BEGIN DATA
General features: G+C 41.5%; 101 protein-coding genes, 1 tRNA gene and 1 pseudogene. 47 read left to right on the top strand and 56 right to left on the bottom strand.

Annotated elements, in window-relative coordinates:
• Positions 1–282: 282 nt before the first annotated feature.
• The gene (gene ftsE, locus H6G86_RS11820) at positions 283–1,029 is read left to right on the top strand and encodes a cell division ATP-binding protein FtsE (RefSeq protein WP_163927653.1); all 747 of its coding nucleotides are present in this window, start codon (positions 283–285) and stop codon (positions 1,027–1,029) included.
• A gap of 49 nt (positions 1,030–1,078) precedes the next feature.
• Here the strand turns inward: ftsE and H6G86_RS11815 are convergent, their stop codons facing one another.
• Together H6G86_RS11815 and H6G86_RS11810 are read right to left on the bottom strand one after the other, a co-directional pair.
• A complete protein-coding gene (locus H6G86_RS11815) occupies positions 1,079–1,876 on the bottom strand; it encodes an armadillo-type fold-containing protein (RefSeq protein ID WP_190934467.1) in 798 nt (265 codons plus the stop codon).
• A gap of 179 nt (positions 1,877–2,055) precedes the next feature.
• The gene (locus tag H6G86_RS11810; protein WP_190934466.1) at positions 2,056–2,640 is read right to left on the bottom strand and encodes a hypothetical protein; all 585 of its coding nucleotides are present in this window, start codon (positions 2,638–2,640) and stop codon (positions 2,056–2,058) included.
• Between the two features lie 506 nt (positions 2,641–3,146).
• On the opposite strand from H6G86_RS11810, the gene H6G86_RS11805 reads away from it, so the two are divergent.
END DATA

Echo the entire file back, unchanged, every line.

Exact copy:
General features: G+C 41.5%; 101 protein-coding genes, 1 tRNA gene and 1 pseudogene. 47 read left to right on the top strand and 56 right to left on the bottom strand.

Annotated elements, in window-relative coordinates:
• Positions 1–282: 282 nt before the first annotated feature.
• The gene (gene ftsE, locus H6G86_RS11820) at positions 283–1,029 is read left to right on the top strand and encodes a cell division ATP-binding protein FtsE (RefSeq protein WP_163927653.1); all 747 of its coding nucleotides are present in this window, start codon (positions 283–285) and stop codon (positions 1,027–1,029) included.
• A gap of 49 nt (positions 1,030–1,078) precedes the next feature.
• Here the strand turns inward: ftsE and H6G86_RS11815 are convergent, their stop codons facing one another.
• Together H6G86_RS11815 and H6G86_RS11810 are read right to left on the bottom strand one after the other, a co-directional pair.
• A complete protein-coding gene (locus H6G86_RS11815) occupies positions 1,079–1,876 on the bottom strand; it encodes an armadillo-type fold-containing protein (RefSeq protein ID WP_190934467.1) in 798 nt (265 codons plus the stop codon).
• A gap of 179 nt (positions 1,877–2,055) precedes the next feature.
• The gene (locus tag H6G86_RS11810; protein WP_190934466.1) at positions 2,056–2,640 is read right to left on the bottom strand and encodes a hypothetical protein; all 585 of its coding nucleotides are present in this window, start codon (positions 2,638–2,640) and stop codon (positions 2,056–2,058) included.
• Between the two features lie 506 nt (positions 2,641–3,146).
• On the opposite strand from H6G86_RS11810, the gene H6G86_RS11805 reads away from it, so the two are divergent.